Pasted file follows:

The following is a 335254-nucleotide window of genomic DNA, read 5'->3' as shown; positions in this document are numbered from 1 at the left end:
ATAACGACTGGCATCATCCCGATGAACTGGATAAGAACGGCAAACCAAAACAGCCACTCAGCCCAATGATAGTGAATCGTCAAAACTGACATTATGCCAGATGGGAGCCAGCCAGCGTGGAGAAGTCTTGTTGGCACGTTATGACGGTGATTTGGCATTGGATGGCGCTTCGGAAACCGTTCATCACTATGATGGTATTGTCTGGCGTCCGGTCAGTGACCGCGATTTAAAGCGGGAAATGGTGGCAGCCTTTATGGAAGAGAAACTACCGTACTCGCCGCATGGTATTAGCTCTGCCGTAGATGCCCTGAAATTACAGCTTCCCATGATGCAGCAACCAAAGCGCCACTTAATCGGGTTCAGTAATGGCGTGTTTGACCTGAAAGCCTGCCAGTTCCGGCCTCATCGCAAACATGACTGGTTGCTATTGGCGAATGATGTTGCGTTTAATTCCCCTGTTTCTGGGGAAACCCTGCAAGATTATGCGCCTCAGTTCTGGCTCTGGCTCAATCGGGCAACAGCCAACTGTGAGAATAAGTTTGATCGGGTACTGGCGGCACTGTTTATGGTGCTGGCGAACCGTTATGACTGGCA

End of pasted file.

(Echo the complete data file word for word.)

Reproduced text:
The following is a 335254-nucleotide window of genomic DNA, read 5'->3' as shown; positions in this document are numbered from 1 at the left end:
ATAACGACTGGCATCATCCCGATGAACTGGATAAGAACGGCAAACCAAAACAGCCACTCAGCCCAATGATAGTGAATCGTCAAAACTGACATTATGCCAGATGGGAGCCAGCCAGCGTGGAGAAGTCTTGTTGGCACGTTATGACGGTGATTTGGCATTGGATGGCGCTTCGGAAACCGTTCATCACTATGATGGTATTGTCTGGCGTCCGGTCAGTGACCGCGATTTAAAGCGGGAAATGGTGGCAGCCTTTATGGAAGAGAAACTACCGTACTCGCCGCATGGTATTAGCTCTGCCGTAGATGCCCTGAAATTACAGCTTCCCATGATGCAGCAACCAAAGCGCCACTTAATCGGGTTCAGTAATGGCGTGTTTGACCTGAAAGCCTGCCAGTTCCGGCCTCATCGCAAACATGACTGGTTGCTATTGGCGAATGATGTTGCGTTTAATTCCCCTGTTTCTGGGGAAACCCTGCAAGATTATGCGCCTCAGTTCTGGCTCTGGCTCAATCGGGCAACAGCCAACTGTGAGAATAAGTTTGATCGGGTACTGGCGGCACTGTTTATGGTGCTGGCGAACCGTTATGACTGGCA